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Google Express Review: A Convenient Alternative to Amazon Prime Now

Now a free service, Google Express offers overnight delivery to about 90 percent of the continental U.S.

Advertiser Disclosure: At Slickdeals, we work hard to find the best deals. Some products in our articles are from partners who may provide us with compensation, but this doesn’t change our opinions.

Updated April 17, 2019.

On-demand personal shopping services are becoming more popular as a result of our busy lives as well as improvements in local delivery networks, with Amazon Prime Now and AmazonFresh dominating in most metropolitan areas.

But Google Express is also trying its hand at same-day delivery service, moving in on Amazon’s territory with a $25 minimum order requirement for free shipping (depending on the store) and an ever-increasing list of popular retailers like Walmart, Costco, Target, Kohl’s, and more.

But is it enough to dethrone Amazon, which just added Whole Foods to its Prime Now service? Keep reading for a hands-on review of Google Express.

What is Google Express?

Google Express is a shopping app and website that offers same-day, overnight, or 2-day delivery from a variety of popular stores. Of course, your city of residence will affect retailer and delivery day availability — orders may arrive by the end of the day or up to three days later.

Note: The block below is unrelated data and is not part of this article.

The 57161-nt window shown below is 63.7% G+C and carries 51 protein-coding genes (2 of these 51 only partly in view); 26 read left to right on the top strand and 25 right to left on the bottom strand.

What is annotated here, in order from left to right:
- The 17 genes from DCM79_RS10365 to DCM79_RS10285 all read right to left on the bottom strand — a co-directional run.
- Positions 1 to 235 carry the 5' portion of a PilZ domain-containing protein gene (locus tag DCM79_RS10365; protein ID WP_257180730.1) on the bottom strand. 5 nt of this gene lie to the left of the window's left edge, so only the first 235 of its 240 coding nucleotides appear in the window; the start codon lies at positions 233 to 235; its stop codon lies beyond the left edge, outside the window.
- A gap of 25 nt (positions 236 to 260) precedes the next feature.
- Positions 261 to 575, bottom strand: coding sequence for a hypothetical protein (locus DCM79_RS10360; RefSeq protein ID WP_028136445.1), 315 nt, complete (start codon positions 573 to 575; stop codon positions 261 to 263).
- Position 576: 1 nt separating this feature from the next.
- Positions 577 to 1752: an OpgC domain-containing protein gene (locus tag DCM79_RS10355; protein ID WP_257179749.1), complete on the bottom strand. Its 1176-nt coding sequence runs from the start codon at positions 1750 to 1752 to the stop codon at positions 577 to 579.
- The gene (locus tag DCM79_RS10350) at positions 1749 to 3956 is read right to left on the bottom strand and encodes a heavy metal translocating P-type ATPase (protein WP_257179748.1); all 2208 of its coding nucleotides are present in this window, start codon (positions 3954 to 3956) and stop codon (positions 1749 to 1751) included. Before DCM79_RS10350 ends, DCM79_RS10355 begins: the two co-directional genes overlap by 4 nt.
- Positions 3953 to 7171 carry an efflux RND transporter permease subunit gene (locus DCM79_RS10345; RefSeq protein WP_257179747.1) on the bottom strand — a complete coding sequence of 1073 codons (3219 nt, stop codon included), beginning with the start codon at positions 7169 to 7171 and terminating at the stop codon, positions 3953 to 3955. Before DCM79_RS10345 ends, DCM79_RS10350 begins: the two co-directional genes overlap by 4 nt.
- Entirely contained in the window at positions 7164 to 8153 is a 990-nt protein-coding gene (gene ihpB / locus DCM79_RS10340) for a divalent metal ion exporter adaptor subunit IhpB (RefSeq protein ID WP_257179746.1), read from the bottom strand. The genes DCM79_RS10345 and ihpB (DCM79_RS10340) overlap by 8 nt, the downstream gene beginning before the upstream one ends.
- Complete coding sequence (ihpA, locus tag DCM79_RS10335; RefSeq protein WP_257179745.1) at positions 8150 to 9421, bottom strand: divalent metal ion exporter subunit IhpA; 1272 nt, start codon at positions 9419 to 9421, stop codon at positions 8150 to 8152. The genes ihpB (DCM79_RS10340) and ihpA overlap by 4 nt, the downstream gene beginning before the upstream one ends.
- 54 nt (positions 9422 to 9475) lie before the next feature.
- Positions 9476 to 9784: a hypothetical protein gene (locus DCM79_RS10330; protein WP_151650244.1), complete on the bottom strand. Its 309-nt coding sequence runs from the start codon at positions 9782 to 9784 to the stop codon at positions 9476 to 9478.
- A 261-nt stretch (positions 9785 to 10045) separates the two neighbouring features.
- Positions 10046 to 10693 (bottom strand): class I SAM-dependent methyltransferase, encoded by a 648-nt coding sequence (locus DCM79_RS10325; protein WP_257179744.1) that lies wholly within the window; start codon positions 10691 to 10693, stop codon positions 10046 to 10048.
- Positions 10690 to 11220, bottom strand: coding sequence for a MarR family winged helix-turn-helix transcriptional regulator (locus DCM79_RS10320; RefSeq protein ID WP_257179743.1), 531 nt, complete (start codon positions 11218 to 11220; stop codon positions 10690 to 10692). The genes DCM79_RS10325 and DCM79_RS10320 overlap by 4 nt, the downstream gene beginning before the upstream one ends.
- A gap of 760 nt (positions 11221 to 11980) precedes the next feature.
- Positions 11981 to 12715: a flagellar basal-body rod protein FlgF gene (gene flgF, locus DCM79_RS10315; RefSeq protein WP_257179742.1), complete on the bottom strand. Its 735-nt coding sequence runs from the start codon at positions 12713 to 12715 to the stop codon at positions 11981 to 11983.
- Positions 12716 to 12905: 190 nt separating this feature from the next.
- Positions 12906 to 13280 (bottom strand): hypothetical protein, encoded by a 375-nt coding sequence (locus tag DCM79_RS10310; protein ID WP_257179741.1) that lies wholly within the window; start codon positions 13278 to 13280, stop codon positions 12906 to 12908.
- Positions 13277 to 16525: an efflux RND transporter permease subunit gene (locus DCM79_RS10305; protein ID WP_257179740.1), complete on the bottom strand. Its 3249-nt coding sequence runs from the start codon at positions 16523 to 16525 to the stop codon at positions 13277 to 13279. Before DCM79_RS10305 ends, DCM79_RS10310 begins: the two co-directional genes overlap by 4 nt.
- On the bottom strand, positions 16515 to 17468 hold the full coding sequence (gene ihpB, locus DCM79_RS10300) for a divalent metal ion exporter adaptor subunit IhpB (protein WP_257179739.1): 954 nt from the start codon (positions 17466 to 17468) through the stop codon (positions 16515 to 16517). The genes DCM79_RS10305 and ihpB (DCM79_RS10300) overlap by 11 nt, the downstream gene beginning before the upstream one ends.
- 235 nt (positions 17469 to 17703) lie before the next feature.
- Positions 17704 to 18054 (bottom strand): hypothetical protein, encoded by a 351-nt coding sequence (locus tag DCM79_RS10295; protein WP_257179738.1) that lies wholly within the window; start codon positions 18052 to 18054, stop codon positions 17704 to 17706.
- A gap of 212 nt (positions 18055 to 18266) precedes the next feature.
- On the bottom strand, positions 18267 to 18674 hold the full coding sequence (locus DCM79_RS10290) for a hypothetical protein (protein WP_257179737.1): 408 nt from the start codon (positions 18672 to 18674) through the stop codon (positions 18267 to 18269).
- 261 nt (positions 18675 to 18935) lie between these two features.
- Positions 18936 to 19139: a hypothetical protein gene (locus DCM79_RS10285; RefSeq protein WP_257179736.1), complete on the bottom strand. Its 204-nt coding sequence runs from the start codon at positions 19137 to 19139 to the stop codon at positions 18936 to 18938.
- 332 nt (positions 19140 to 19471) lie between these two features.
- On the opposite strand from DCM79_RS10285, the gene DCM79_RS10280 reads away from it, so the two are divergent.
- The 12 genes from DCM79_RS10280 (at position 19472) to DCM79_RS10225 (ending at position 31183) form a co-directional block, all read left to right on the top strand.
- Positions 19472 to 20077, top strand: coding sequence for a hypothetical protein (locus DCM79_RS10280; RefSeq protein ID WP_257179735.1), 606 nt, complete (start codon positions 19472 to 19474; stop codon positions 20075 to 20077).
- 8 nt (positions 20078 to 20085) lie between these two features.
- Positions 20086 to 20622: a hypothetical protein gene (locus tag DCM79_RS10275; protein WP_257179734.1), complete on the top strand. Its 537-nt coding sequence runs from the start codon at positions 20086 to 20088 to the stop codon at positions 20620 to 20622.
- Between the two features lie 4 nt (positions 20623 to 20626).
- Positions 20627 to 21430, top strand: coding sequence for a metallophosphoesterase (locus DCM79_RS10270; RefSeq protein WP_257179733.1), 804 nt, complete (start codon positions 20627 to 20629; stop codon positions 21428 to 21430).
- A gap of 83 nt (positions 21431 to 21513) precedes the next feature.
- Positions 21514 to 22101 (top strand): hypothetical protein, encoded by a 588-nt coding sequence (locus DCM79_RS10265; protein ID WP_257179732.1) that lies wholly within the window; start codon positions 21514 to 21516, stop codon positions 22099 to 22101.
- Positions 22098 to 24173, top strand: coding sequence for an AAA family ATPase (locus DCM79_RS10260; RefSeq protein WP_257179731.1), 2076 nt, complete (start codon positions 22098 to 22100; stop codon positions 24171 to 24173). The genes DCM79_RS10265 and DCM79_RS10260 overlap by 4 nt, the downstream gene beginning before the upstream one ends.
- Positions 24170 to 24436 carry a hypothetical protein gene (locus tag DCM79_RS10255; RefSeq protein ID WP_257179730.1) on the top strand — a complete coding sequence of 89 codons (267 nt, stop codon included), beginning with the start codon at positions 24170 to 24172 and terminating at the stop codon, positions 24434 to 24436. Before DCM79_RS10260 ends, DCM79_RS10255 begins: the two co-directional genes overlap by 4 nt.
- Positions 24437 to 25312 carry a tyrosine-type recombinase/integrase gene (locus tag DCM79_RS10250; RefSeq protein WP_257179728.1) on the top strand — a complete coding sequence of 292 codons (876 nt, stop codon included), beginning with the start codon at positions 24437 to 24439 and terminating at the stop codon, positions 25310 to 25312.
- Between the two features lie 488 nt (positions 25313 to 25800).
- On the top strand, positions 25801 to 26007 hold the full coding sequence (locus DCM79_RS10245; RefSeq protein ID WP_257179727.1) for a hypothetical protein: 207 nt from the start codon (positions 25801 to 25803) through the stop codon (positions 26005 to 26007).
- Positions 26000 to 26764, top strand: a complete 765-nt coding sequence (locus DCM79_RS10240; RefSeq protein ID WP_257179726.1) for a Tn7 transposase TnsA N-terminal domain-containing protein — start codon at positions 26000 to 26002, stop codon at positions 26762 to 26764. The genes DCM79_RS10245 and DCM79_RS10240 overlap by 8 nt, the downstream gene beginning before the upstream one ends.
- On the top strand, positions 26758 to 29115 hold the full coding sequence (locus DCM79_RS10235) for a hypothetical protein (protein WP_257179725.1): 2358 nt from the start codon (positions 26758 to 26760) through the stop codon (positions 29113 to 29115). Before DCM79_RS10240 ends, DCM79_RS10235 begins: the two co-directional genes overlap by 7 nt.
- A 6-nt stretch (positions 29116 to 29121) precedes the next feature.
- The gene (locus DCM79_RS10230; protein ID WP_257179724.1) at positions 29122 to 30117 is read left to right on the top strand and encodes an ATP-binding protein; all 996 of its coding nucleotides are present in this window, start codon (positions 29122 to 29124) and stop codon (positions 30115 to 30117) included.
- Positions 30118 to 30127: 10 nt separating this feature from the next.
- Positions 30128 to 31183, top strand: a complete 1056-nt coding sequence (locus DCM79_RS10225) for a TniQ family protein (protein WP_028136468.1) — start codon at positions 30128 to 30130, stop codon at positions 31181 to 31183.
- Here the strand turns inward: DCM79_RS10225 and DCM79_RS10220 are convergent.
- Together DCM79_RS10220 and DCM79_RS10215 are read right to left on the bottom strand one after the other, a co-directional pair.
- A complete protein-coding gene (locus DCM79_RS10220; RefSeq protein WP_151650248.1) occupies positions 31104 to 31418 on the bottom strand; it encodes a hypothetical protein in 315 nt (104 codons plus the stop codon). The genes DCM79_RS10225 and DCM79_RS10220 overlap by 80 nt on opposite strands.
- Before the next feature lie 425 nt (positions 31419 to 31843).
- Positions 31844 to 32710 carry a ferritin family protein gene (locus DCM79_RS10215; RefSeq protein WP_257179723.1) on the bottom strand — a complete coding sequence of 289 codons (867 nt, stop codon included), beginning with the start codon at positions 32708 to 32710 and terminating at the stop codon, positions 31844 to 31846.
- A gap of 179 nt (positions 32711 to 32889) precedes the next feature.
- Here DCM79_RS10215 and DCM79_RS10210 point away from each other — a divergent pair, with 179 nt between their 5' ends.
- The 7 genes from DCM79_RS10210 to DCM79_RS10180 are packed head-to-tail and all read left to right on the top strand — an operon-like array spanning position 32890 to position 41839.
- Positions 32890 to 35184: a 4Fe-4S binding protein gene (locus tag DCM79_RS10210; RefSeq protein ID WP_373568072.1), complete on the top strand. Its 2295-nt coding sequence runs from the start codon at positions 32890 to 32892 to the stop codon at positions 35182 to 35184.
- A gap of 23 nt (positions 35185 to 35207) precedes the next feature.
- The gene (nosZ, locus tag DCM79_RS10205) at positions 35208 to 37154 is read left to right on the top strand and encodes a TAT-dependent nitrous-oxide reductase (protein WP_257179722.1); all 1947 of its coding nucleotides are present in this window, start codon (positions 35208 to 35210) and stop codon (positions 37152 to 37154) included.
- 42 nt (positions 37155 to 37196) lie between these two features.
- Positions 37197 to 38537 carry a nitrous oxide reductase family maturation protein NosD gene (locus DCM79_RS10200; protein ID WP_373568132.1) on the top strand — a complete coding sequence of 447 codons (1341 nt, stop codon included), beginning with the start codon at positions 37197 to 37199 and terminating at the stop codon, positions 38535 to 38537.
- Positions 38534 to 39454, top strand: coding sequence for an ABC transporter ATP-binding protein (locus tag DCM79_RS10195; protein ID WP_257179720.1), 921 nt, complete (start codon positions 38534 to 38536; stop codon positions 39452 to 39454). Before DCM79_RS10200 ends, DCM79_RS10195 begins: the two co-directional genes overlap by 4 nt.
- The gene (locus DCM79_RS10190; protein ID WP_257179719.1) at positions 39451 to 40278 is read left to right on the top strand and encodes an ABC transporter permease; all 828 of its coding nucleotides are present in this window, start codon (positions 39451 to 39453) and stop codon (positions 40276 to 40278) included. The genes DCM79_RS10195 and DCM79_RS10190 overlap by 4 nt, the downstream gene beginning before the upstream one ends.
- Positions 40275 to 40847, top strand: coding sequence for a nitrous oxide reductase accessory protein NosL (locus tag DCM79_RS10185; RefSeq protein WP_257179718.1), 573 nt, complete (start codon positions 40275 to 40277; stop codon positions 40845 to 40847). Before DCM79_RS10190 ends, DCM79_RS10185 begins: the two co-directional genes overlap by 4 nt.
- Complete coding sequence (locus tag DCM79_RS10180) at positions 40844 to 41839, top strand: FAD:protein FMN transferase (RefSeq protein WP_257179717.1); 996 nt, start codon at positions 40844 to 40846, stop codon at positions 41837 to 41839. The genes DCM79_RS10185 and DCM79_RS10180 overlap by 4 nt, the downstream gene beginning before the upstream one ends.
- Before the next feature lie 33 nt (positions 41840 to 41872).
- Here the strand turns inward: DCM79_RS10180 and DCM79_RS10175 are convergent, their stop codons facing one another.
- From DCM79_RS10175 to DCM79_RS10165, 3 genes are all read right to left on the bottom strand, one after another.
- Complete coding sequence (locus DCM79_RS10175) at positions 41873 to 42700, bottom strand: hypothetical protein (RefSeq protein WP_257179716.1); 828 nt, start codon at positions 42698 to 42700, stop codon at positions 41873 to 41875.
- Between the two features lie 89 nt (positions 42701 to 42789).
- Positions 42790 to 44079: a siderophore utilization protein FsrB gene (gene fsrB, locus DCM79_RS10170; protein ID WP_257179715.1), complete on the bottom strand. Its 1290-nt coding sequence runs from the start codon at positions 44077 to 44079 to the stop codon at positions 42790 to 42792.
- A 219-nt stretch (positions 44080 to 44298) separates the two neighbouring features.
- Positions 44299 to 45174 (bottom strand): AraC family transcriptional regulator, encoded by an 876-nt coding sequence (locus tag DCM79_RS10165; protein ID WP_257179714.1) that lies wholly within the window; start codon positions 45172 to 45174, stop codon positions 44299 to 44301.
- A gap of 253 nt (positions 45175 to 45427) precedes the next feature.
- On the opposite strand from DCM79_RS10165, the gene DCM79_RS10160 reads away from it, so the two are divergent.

Google Express now serves about 90 percent of the continental U.S. after a big expansion in late 2016, with most stores offering overnight shipping. Visit and enter your zip code to see if the service is available in your area.

While Google Express offers an eclectic mix of stores — up to 49 now for the Los Angeles area — the products available for purchase from each retailer is limited to non-perishable items. Product categories range from groceries to apparel to electronics, and more, all from trusted and established retail chains.

Google Express Free Shipping

To stay competitive with other shopping apps and services, Google Express has removed its membership system, which previously lowered the free shipping minimum order requirement to $15 for members. Now, everyone needs to meet a $25 or $35 cart value (depending on store) to qualify for free shipping; else, a $4.99 “small-order service fee” is imposed.

If you’re ordering from different stores, say Kohl’s and Home Depot, you’ll need to meet the minimum cart value for each store in order to receive free shipping on your entire order, as well as go through separate checkout processes for each store. In my opinion, this is a less-than-ideal shopping experience, and makes it seem like Google Express is merely a shopping agent, and not an actual distributor.

Curious to try the service for yourself? Visit Slickdeals’s Google Express Promo Codes & Coupons page for up to 20% off your first order.

You may also want to set a Deal Alert for Google Express to take advantage of promotional credit, like $15 to Target for Google Home device owners.

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My Experience – Pricing and Selection

Since I’m already well-integrated into Google’s ecosystem, getting started with Google Express was a breeze — transactions are handled via Google Pay, and my shipping information was automatically imported. There was only one problem: I couldn’t find anything I wanted to buy.